What I Wish College Taught Me

As I wrap up my junior year and head into my last year of undergrad, I realize that my education has been limited in subjects other than what is taught in typical college classes. Some of these things I wound up figuring out myself the hard way and others are things that I still have no idea about. Granted, I don’t think it’s really possible to teach many of the things in school that I’m going to discuss. They may be seen as controversial, they may not apply to everyone, or they may not be something a class could be based around. Regardless, these are the things that I wish college taught me.

1. Don’t compare yourself.

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This is something that I’m still learning not to do. I can’t stress enough how important it is to realize that everyone is in a different place in their life. Yes, you may be taking the same classes as the person next to you. But they may not internalize stress the way that you do, or they may not have other obligations outside of class that you do. It’s easy to try to see where you stand in a class by comparing yourself to other students. And I agree sometimes it can be helpful. However, you can’t beat yourself up over it! No one is in the same situation, and it’ll just cause more stress to compare yourself. If you know you’re doing your best, that should be good enough.

2. Taxes

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I still have no idea what I’m doing with taxes. From working, I’ve learned a tiny bit about W2 forms and getting a bit of money back that gets taken out of your paycheck, but really, I have no idea. Can we have a class about these?

3. College “Friendships”

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If I’m going to say it, I may as well be blunt about it: some people are really going to try to be your “friend” just for their own benefit. Maybe it’s because you’re good in a class—they’ll befriend you to study with, but that’ll be about it. Or maybe they just want to let you know, all the time, how much better they’re doing in a class than you. This is different from being friendly with someone you see in class but don’t see outside of it; that isn’t in an attempt to get something that benefits only you. With these sort of “friendships,” when push comes to shove, they won’t be there for you in the end. And quite frankly, you don’t deserve that. It’s hard to protect yourself from these sort of friendships because they’re not super common and hard to classify until it’s over. Luckily, a lot of true friendships you make in college are amazing and will last you a lifetime.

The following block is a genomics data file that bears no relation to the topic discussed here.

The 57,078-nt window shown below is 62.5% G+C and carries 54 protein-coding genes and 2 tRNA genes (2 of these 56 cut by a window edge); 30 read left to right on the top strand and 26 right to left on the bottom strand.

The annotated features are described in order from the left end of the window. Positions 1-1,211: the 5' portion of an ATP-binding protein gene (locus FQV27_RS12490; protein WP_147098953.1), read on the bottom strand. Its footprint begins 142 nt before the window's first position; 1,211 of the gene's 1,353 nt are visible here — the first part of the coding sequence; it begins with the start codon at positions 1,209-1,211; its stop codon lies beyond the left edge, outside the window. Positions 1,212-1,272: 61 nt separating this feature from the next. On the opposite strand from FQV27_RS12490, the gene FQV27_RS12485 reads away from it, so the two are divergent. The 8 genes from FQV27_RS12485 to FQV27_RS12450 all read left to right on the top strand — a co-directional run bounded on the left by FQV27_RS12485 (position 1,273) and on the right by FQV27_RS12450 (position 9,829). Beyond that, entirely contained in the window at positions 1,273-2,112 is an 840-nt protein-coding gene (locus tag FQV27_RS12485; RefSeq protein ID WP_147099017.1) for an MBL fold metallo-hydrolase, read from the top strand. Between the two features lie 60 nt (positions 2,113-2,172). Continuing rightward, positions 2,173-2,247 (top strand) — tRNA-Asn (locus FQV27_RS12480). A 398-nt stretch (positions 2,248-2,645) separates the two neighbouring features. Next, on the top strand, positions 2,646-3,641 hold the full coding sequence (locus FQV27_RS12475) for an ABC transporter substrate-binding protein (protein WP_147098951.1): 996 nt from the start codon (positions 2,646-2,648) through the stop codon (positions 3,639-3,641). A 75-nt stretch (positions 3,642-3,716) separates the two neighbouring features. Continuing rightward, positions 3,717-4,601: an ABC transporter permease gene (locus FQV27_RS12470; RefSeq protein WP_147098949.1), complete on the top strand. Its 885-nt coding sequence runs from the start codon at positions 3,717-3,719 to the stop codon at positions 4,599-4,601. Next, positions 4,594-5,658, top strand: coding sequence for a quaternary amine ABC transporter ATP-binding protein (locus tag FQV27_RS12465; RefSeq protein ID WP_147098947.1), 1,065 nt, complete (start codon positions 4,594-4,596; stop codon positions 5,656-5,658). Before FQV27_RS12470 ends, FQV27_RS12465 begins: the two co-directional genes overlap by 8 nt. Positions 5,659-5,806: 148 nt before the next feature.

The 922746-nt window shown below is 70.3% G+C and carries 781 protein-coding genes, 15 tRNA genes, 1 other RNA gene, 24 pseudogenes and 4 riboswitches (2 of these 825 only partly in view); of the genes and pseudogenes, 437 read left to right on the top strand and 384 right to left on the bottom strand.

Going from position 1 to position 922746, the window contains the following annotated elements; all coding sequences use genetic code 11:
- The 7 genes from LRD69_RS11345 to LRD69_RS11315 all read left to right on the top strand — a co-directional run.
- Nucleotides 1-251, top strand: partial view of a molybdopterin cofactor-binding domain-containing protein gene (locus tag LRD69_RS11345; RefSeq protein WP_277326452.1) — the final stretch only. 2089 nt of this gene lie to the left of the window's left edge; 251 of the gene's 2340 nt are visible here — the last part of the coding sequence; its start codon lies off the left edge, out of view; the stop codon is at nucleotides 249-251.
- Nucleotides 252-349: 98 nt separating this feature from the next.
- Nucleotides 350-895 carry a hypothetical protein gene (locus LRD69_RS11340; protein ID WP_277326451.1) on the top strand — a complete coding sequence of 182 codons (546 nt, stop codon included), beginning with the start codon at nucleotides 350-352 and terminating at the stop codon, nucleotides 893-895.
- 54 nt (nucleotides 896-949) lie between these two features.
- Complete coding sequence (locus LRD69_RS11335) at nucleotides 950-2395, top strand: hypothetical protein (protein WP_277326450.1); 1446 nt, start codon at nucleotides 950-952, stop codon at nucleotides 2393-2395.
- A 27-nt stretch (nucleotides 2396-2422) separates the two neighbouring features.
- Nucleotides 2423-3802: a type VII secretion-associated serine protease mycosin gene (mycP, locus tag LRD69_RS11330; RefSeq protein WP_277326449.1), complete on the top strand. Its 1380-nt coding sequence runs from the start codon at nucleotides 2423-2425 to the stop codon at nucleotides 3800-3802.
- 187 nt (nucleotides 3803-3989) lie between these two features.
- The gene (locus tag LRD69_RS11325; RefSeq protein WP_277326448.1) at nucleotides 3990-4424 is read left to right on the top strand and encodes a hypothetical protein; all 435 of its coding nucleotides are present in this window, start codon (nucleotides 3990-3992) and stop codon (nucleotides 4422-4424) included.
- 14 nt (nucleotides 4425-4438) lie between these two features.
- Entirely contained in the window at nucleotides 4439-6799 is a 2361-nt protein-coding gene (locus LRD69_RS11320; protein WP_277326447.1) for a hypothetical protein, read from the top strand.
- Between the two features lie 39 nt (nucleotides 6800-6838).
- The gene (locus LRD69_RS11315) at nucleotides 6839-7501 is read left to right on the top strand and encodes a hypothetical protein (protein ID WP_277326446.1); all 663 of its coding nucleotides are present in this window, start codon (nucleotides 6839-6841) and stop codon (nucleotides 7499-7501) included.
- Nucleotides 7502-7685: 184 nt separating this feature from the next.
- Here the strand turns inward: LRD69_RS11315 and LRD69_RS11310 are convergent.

4. When to move out

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There’s not exactly a set time when you’re meant to officially get your own place, but it seems to happen pretty quickly after college for many people. I’m just looking for some facts or tips on when I should be where in my life. Aren’t we all?

5. Take time for yourself!

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Taking time for yourself is one of the most important things you can do. I’ve gotten so much better with it over the years, but I use to never take time to relax and would only study. Yes, it paid off grade-wise. But, in the long run, I was a wreck, and not healthy mentally or physically. Taking time to chill out for a little bit, or even a day, is something that you need to do!

College is amazing with education in the most typical sense of the word, but there’s so much left to learn. Sometimes you need real-life experiences to discover these things, but I wish there was a way to teach them sooner!


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